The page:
luxurydefined, the online magazine of Christie’s International Real Estate, reported, that brick is a building material that clearly has staying power, although it is used in architecture already for thousands of years. Offering warmth, texture, and remarkable design versatility, this naturally sustainable building material is being embraced by contemporary architects for its long list of benefits.
By quoting Jon Clements, director and co-founder of Jackson Clements Burrows Architects (JCBA) in Australia, they say, that research has proven that clay’s natural density and thermal insulating qualities mean that full brick construction performs the best for thermal comfort and energy efficiency. And continue: “Brick can be easily sourced locally, and it’s also low maintenance and weatherproof, so it has excellent longevity in architecture, an important consideration for sustainability.” No wonder, that brick has become Bone of the greenest choices available to architects—and many high-profile new projects are using the material in unexpected ways.
Thanks to its clay composition, brick is also easy to recycle and reuse; reduces noise pollution through its ability to absorb sound and vibration; and, without the need for harsh chemical treatments, offers healthy indoor air quality. It also supports local industries and creates jobs, while offering a beautiful and durable material.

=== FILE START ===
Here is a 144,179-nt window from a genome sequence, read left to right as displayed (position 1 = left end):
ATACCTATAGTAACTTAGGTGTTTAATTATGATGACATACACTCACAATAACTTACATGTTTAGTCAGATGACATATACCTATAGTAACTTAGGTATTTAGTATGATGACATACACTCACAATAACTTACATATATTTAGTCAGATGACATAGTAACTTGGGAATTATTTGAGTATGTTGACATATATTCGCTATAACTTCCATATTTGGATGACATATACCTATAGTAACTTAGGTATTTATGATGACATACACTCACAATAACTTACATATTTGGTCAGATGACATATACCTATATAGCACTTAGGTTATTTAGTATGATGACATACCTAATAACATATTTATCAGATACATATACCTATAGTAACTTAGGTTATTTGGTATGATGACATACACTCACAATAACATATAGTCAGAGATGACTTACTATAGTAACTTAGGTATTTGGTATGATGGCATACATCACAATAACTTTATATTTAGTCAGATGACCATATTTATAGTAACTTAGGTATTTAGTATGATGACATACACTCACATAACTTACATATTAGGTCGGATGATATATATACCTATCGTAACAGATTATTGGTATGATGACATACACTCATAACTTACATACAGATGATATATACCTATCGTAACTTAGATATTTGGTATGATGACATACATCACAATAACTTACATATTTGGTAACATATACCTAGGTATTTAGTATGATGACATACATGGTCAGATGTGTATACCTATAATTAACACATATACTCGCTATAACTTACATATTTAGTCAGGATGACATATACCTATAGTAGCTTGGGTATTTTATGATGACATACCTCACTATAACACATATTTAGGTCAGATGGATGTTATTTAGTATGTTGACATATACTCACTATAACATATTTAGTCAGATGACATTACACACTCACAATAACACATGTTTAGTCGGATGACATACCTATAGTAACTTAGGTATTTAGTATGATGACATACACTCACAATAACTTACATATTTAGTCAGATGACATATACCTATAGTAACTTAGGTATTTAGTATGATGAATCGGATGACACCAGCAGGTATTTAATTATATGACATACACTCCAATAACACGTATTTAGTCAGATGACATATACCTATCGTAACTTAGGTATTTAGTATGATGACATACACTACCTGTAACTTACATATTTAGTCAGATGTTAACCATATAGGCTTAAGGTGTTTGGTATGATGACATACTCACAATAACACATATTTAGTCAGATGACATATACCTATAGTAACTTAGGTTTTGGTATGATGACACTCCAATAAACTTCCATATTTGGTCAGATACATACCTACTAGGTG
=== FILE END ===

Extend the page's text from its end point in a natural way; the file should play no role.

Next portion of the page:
The objects described in luxurydefined’s contribution and an example from Switzerland prove the aesthetic qualities of these construction material and the different possibilities to create great buildings with it. So let us have a closer look at five sustainably built projects using brick to great effect.
Divided House, Victoria, Australia
Pirouette House, Trivandrum, India
Step House, London
The Interlock, London
Gantenbein Winery, Fläsch, Switzerland
Subdued light and constant temperatures are necessary for processing the grapes into wine. With the design of the exterior walls, Gramazio Kohler Architects fulfilled these specific conditions using a novel construction technology they developed at ETH Zurich. An industrial robot placed each brick precisely according to pre-programmed patterns. The rotations of the bricks and the openings between them created the abstract, three-dimensional image of large grape berries in the composite wall.
And, while it may be an age-old building material, it offers the possibility of thoroughly modern design. “Brick has great technical qualities when it comes to external use, but it also creates an incredible textural atmosphere—with endless shapes, finishes, and colors—when used inside,” Katerina Dionysopoulou, co-founder of London-based architectural practice Bureau de Change, is quoted in the luxurydefined article.